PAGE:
Truth and Consequences

Reporter's Suit Against Murdoch Still Standing

That brings us to decision making in the newsroom, a hot issue if the case ever goes to trial. For expertise, Finke's lawyers have introduced two declarations by Michael Parks, director of the Annenberg School of Journalism at the University of Southern California in Los Angeles, and former editor of the Los Angeles Times. After a review of the evidence, Parks sharply criticized the Post's decision to fire Finke on the grounds of inaccuracy without ever having investigated the alleged errors. He calls that move a violation of "basic principles" of newsroom management. (Parks left the L.A. Times in the wake of a scandal involving that paper and the Staples Center.)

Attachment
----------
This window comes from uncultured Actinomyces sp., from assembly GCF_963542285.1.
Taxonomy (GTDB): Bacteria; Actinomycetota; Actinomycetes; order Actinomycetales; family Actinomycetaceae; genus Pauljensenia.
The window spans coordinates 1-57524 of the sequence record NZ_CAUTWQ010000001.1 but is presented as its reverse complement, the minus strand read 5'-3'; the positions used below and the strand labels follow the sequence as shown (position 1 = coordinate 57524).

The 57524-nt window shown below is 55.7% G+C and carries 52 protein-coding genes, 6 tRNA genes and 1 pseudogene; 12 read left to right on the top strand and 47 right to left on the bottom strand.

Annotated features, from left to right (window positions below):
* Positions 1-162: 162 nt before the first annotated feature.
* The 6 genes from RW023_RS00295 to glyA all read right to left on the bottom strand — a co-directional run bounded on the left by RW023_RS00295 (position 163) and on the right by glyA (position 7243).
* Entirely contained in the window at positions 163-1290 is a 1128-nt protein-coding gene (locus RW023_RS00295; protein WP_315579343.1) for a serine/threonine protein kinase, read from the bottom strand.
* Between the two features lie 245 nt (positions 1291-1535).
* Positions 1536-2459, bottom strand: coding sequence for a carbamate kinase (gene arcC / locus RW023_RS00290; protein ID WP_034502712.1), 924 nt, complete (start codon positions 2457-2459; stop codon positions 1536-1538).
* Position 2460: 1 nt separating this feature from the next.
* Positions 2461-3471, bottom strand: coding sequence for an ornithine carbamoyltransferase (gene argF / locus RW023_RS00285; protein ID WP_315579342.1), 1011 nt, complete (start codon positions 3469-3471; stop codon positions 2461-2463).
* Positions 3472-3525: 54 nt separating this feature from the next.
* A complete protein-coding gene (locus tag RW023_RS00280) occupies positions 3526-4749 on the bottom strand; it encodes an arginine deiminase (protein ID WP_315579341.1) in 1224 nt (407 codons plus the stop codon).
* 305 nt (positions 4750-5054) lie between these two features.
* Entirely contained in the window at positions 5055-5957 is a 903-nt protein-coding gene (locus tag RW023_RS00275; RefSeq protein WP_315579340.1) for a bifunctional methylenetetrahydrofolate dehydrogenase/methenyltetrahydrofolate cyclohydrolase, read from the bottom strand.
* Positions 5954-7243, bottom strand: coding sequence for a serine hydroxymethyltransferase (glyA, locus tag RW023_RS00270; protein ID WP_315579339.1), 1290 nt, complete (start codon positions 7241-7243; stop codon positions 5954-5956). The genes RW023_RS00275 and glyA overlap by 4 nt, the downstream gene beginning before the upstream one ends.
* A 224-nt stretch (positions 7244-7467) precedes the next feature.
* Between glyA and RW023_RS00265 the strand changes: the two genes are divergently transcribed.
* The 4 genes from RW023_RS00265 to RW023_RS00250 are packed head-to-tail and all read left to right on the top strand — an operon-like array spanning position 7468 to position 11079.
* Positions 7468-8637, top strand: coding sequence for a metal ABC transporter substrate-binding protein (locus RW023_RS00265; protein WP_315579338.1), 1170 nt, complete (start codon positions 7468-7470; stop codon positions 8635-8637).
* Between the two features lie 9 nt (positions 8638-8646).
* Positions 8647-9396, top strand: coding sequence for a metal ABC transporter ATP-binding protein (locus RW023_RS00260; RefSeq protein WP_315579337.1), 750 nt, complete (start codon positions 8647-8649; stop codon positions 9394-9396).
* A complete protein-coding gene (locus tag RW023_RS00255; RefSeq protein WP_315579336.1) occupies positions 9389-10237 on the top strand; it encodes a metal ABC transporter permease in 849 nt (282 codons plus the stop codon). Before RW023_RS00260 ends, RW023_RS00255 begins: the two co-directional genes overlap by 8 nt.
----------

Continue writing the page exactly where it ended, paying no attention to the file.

Finally, the Court of Appeal said that Finke had offered credible evidence that she was damaged financially when the Post fired her. The evidence dubbed credible is Finke's claim that she was talking to editors at The New York Observer and Salon when the Post accused her of accuracy "problems," whereupon the talks ceased. No one ever said you could tell the truth without having to suffer the consequences.

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